# Foundations of Computational Math

Due date: 5PM Wednesday, 11/26/08
Grading: Since this overlaps with the assignment of Program 3, all of these questions
will be graded based on effort.

## Problem 8.1

Suppose is a symmetric positive definite tridiagonal matrix of the form where n = 2k, Dr and Db are diagonal matrices of order n/2, L is a lower triangular matrix
with nonzeros restricted to its main diagonal and its first subdiagonal, and U is upper
triangular matrix with nonzeros restricted to its main diagonal and its first superdiagonal.

Assume that Ax = b can be solved using Jacobi ’s method, i.e., the iteration converges
acceptably fast. Partition each iterate xi into the top half and bottom half, i.e., 8.1.a. Assume an initial guess x0 is given and identify what information, i.e., the pieces
of xi for 0≤i≤j, determines the values found in the vectors and for any j > 0.

8.1.b. Can the relationships from 8.1.a be used to design an iteration that approximates
the solution essentially as well but only requires half of the work of Jacobi’s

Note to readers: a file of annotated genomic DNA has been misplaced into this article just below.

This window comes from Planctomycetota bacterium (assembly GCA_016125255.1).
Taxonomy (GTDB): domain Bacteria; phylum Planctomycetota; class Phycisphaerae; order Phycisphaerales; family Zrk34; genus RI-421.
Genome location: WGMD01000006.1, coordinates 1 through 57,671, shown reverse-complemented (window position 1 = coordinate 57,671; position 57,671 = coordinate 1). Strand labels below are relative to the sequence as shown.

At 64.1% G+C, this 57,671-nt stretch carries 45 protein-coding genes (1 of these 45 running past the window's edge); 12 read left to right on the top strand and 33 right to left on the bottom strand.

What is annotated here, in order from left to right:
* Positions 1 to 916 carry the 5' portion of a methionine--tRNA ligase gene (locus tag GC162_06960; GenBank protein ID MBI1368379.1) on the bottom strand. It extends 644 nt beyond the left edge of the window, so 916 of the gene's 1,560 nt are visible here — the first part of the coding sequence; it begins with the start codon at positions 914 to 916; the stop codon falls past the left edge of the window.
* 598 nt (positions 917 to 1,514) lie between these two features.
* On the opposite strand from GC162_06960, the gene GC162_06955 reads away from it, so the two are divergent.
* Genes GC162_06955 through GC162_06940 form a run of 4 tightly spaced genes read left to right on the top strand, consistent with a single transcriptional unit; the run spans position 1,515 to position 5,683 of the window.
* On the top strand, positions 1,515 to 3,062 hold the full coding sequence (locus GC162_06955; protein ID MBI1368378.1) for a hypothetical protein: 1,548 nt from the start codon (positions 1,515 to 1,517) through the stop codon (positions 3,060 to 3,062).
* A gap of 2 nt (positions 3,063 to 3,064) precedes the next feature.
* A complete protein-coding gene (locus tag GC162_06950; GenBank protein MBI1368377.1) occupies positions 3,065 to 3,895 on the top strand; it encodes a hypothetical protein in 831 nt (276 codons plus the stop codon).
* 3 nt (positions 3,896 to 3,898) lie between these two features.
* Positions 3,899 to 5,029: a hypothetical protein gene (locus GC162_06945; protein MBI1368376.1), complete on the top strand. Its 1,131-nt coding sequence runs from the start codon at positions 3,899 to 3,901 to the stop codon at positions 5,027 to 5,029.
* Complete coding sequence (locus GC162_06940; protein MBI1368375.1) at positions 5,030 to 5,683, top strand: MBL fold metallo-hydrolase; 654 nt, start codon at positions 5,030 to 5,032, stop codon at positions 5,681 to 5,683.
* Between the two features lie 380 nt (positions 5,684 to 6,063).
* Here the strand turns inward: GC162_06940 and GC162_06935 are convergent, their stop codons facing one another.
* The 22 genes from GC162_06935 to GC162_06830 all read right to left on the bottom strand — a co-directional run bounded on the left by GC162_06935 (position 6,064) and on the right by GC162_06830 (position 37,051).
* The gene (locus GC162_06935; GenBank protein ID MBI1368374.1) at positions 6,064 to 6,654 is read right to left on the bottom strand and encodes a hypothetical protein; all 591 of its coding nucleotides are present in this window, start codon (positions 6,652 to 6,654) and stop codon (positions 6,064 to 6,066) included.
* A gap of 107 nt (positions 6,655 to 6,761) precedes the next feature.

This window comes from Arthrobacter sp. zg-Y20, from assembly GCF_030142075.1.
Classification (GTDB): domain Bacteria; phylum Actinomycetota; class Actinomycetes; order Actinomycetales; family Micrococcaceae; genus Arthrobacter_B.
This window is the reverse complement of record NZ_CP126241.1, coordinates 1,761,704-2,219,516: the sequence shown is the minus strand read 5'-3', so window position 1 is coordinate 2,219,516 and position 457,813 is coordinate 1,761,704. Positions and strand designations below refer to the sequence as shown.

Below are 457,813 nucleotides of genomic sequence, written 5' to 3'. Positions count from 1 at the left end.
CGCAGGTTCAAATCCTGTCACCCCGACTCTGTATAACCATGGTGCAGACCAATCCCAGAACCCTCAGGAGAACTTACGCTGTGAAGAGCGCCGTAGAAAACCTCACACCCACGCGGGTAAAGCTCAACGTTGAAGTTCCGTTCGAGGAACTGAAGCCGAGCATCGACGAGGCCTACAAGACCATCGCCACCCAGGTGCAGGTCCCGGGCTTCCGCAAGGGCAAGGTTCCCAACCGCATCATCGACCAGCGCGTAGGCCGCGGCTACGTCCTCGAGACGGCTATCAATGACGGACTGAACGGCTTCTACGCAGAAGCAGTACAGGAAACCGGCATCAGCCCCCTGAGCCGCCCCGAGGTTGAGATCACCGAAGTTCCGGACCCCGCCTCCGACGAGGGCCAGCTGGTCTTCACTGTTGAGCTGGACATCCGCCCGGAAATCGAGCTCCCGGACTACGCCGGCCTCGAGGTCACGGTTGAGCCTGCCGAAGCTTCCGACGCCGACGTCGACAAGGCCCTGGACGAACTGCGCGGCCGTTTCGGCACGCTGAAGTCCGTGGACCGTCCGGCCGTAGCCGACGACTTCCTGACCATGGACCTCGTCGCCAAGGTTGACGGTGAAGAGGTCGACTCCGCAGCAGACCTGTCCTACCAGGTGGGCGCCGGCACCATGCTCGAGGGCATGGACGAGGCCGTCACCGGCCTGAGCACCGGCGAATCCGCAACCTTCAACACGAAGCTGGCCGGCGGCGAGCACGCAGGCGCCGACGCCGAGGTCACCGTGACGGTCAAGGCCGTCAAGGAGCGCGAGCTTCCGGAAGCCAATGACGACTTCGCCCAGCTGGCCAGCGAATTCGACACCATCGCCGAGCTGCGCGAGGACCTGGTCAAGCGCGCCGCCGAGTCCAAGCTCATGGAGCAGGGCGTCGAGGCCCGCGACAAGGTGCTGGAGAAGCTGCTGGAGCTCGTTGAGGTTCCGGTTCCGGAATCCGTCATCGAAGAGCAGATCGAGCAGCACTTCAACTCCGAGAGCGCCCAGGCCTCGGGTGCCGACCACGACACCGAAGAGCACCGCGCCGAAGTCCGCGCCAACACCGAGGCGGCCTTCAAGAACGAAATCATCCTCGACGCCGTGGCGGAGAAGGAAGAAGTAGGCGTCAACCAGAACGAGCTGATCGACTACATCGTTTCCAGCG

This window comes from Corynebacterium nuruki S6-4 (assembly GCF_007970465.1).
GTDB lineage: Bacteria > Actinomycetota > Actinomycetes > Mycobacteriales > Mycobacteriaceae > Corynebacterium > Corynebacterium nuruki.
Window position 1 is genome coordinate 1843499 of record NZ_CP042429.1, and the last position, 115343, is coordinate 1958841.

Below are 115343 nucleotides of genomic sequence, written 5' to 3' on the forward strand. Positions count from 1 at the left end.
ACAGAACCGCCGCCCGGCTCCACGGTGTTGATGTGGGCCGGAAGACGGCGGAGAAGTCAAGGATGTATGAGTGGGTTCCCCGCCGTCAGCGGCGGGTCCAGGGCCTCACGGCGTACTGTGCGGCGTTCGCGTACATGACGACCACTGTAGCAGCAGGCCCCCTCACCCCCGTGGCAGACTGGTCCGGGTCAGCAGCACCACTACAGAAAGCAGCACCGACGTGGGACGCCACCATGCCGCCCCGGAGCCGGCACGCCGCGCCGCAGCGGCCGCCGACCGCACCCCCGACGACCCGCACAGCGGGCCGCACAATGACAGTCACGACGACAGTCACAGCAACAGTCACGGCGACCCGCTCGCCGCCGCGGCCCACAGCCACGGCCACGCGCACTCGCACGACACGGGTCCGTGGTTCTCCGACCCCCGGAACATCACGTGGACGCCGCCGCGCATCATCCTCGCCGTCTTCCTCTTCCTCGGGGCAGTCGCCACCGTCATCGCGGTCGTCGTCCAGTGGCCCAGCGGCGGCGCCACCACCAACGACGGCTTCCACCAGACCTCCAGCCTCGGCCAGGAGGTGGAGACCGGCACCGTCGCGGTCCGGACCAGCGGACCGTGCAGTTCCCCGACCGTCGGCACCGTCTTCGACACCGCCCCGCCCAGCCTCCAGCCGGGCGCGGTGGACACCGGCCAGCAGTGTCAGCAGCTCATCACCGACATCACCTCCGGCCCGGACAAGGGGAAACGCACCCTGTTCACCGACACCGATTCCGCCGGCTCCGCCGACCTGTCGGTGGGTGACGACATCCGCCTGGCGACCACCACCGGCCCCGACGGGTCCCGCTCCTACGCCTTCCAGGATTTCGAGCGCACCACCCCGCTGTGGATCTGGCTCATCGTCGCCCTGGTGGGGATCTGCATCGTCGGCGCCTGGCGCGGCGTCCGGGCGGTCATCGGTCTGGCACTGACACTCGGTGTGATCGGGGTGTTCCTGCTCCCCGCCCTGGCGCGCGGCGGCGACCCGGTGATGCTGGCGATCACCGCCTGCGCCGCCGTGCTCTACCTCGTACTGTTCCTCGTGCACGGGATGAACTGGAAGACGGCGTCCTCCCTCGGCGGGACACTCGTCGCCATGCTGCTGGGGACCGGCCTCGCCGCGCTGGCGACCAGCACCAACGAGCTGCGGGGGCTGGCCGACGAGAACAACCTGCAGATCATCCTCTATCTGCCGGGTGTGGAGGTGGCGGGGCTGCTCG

method ?

8.1.c. Relate your new method from 8.1.b to applying Gauss-Seidel to solve Bx = b
starting from the same initial guess x0.

## Problem 8.2

8.2.a

Consider the two matrices : Suppose you solve systems of linear equations involving A1 and A2 using Jacobi’s method.
For which matrix would you expect faster convergence?

8.2.b

Consider the matrix (i) Will Jacobi’s method converge when solving Ax = b?
(ii) Will Gauss-Seidel converge when solving Ax = b?

## Problem 8.3

Consider solving a linear system Ax = b where A is symmetric positive definite using steepest descent.

(8.3.a) Suppose you use steepest descent without preconditioning . Show that the residuals,
rk and rk+1 are orthogonal for all k.

(8.3.b) Suppose you use steepest descent with preconditioning . Are the residuals, rk
and rk+1 are orthogonal for all k? If not is there any vector from step k that is
guaranteed to be orthogonal to rk+1?

## Problem 8.4

Let f(x) = x^3 − 3x + 1. This polynomial has three distinct roots

(8.4.a) Consider using the iteration function Which, if any, of the three roots can you compute with and how would you
choose x(0) for each computable root?

(8.4.b) Consider using the iteration function Which, if any, of the three roots can you compute with and how would you
choose x(0) for each computable root?

(8.4.c) For each of the roots you identified as computable using either or ,
apply the iteration to find the values of the roots . (You need not turn in any
code, but using a simple program to do this is recommended.)

8.4.d

Let be a continuous function. Show that if is a contraction mapping
on [a, b] then the sequence {x(k)} defined by x(k+1) = is a Cauchy sequence.

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